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Thursday, March 31, 2011

Coal Runs Deep Well Received

The first episode of "Coal" delivers a riveting  story line (the mine could go bankrupt if they don't get enough coal out) and illustrates the dangerous lives these guys lead.

"It took us four years to find a mine to get into," said executive producer Thom Beers, the grandfather of tough-guy TV who also makes the docu-reality cable series "Deadliest Catch," "Ice Road Truckers" and "Ax Men." "We got offered mines, but they were big mines and big corporations. As you know from our shows in the past, it's all about the personal stakes."

David Hinckley of the New York Daily News writes that “ the most engaging moments of ‘Coal’ are the ones it spends in the mine, where the working environment looks even harder, dirtier and more dangerous than most of us spoiled above-ground workers imagine. It's somber stuff and grownup stuff, which is worth noting because most Spike programming is aimed at younger dudes. Sure, almost everyone eventually has to get a job, but as a recruiting video, "Coal" plays more like "Scared Straight."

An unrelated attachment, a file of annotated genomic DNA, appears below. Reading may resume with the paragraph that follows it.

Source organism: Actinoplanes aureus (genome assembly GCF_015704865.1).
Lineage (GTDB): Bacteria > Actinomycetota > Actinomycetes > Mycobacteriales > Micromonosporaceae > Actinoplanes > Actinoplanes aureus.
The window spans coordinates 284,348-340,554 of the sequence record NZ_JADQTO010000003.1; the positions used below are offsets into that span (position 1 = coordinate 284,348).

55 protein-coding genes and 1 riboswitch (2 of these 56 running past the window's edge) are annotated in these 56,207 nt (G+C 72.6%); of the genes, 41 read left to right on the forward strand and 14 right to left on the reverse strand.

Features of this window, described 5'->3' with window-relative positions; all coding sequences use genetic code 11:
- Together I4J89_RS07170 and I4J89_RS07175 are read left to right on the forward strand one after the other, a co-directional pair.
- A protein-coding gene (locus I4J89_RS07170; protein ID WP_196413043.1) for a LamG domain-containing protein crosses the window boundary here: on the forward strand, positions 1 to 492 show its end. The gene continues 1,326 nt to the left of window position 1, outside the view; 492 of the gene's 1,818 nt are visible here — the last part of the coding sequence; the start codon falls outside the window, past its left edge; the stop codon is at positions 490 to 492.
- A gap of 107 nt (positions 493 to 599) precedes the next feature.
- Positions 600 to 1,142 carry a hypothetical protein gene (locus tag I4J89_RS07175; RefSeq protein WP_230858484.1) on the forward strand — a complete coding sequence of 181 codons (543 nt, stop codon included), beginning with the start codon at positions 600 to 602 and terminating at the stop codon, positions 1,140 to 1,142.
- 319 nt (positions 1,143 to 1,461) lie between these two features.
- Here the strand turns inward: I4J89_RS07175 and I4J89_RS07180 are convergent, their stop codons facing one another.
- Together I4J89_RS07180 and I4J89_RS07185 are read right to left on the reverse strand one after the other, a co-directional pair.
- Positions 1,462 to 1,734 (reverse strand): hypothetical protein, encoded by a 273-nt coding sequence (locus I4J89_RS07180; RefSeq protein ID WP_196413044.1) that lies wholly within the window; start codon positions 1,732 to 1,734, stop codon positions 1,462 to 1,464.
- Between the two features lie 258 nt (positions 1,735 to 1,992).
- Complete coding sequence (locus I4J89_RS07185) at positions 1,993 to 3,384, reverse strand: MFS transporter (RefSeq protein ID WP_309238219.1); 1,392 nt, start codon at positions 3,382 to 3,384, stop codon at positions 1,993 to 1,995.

Tim Goodman, The Hollywood Reporter (“Coal”) immediately stands on its own as a worthy subject, not just a way to capitalize on a trend. The men who go into the coal mines in West Virginia are originals with the kind of amazing stories and backgrounds, vocal patterns and lifestyles that conjure a documentarian’s dream. Of course, “Coal” is billed as a docu-reality series and will undoubtedly, in future episodes, fall into some familiar patterns (human behavior and editing being what they are).

New York Daily News gives Coal Runs Deep 3 out of 5 stars.

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